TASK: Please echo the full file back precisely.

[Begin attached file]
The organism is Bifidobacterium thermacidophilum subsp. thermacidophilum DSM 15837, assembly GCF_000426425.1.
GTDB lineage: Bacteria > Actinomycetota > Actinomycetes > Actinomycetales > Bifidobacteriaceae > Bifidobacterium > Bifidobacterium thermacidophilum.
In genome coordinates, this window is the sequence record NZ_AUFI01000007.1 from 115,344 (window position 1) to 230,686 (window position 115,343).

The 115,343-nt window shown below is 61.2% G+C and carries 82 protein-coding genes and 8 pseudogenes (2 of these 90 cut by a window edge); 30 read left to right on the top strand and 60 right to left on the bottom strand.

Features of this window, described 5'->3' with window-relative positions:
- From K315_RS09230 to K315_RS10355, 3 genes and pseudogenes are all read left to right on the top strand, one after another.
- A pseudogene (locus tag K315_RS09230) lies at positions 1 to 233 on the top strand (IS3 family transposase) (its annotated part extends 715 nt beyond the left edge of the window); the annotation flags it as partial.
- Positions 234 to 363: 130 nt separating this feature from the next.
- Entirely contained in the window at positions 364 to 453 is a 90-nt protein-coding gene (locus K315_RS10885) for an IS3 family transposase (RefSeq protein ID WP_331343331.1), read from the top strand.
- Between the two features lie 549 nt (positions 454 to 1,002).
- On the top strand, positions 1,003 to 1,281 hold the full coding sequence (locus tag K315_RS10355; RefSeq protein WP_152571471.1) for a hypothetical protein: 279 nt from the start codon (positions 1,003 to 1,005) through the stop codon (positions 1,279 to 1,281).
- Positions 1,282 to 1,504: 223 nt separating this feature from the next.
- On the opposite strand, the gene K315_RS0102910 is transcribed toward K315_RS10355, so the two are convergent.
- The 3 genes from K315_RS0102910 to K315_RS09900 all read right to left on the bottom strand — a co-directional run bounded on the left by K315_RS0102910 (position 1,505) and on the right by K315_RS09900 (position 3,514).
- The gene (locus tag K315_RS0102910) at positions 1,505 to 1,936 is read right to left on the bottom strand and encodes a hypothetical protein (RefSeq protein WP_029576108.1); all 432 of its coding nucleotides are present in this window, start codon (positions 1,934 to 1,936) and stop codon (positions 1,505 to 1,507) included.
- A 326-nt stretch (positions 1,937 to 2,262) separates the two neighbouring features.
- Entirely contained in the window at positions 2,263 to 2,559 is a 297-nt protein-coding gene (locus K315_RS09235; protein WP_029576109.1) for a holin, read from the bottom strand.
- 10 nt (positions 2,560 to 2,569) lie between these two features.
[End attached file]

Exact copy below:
The organism is Bifidobacterium thermacidophilum subsp. thermacidophilum DSM 15837, assembly GCF_000426425.1.
GTDB lineage: Bacteria > Actinomycetota > Actinomycetes > Actinomycetales > Bifidobacteriaceae > Bifidobacterium > Bifidobacterium thermacidophilum.
In genome coordinates, this window is the sequence record NZ_AUFI01000007.1 from 115,344 (window position 1) to 230,686 (window position 115,343).

The 115,343-nt window shown below is 61.2% G+C and carries 82 protein-coding genes and 8 pseudogenes (2 of these 90 cut by a window edge); 30 read left to right on the top strand and 60 right to left on the bottom strand.

Features of this window, described 5'->3' with window-relative positions:
- From K315_RS09230 to K315_RS10355, 3 genes and pseudogenes are all read left to right on the top strand, one after another.
- A pseudogene (locus tag K315_RS09230) lies at positions 1 to 233 on the top strand (IS3 family transposase) (its annotated part extends 715 nt beyond the left edge of the window); the annotation flags it as partial.
- Positions 234 to 363: 130 nt separating this feature from the next.
- Entirely contained in the window at positions 364 to 453 is a 90-nt protein-coding gene (locus K315_RS10885) for an IS3 family transposase (RefSeq protein ID WP_331343331.1), read from the top strand.
- Between the two features lie 549 nt (positions 454 to 1,002).
- On the top strand, positions 1,003 to 1,281 hold the full coding sequence (locus tag K315_RS10355; RefSeq protein WP_152571471.1) for a hypothetical protein: 279 nt from the start codon (positions 1,003 to 1,005) through the stop codon (positions 1,279 to 1,281).
- Positions 1,282 to 1,504: 223 nt separating this feature from the next.
- On the opposite strand, the gene K315_RS0102910 is transcribed toward K315_RS10355, so the two are convergent.
- The 3 genes from K315_RS0102910 to K315_RS09900 all read right to left on the bottom strand — a co-directional run bounded on the left by K315_RS0102910 (position 1,505) and on the right by K315_RS09900 (position 3,514).
- The gene (locus tag K315_RS0102910) at positions 1,505 to 1,936 is read right to left on the bottom strand and encodes a hypothetical protein (RefSeq protein WP_029576108.1); all 432 of its coding nucleotides are present in this window, start codon (positions 1,934 to 1,936) and stop codon (positions 1,505 to 1,507) included.
- A 326-nt stretch (positions 1,937 to 2,262) separates the two neighbouring features.
- Entirely contained in the window at positions 2,263 to 2,559 is a 297-nt protein-coding gene (locus K315_RS09235; protein WP_029576109.1) for a holin, read from the bottom strand.
- 10 nt (positions 2,560 to 2,569) lie between these two features.